Over the summer I visited my family in the Netherlands after having helped lead a six-week study abroad program in Nantes, France. The night before my flight home, my aunt Colleen and I walked to a local tennis club to sip wine and watch my uncle play doubles. Afterwards, we crowded around a table with the tennis partners, neighbors, and friends, and one woman’s smiling eyes shifted from my face to Colleen’s face and back to mine.
She turned to Colleen said something like this: “Ze is zeker je nichtje.” She is definitely your niece.
I understood and smiled. “Ja,” I said. Yes because the woman was right; but also yes because, due to my family, I can be a million miles away from where I belong and still find a place that is home.
I am humbled by the loyalty of my family, especially when traveling. Knit by something more than a shared dairy farm, my family challenges one another, begs to differ, and then opens its arms anyway.
Countless times have I stepped off a European train into the waiting hug of a cousin I haven’t seen in years. In August 2009, my siblings, Andrea and Jordan, and I took the train from Harrisburg to Philadelphia just to sip coffee, browse markets, and gab like crazy. A few months ago, my aunt Dena invited me to attend an information session on Foreign Service careers in Washington, D.C.; we sat together, asked each other questions, and discussed everything later with my uncle Floyd over a home-cooked dinner. Just yesterday I just received a text from my cousin, Laura, who asked if she could stop in Pittsburgh on her way back from Wisconsin.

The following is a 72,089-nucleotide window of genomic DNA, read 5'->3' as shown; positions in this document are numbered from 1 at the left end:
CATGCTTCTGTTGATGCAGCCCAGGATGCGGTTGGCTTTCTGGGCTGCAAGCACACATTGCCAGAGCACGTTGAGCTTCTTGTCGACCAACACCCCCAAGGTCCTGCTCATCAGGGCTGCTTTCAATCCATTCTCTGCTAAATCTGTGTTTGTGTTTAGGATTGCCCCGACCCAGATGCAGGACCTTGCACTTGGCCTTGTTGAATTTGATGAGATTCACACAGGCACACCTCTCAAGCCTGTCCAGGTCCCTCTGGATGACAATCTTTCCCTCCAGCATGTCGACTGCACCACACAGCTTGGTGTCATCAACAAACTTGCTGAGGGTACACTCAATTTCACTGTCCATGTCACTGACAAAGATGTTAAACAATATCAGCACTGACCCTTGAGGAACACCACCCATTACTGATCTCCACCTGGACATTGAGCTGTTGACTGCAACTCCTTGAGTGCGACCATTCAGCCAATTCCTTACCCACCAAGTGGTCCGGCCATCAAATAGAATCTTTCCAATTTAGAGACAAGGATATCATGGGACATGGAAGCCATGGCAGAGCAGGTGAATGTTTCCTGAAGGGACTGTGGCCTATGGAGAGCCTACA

My heart resonates when I am with family far from home.
If family is loyalty, family is also priority, graciousness, and forgiveness. Family is learning from your mistakes, apologizing, and being there when you are needed anyway. Family is where you’ve come from and being open to where you’re going. Family is learning to accept love as much as it is learning to give it. Family is a choice — but it can be the most beautiful one.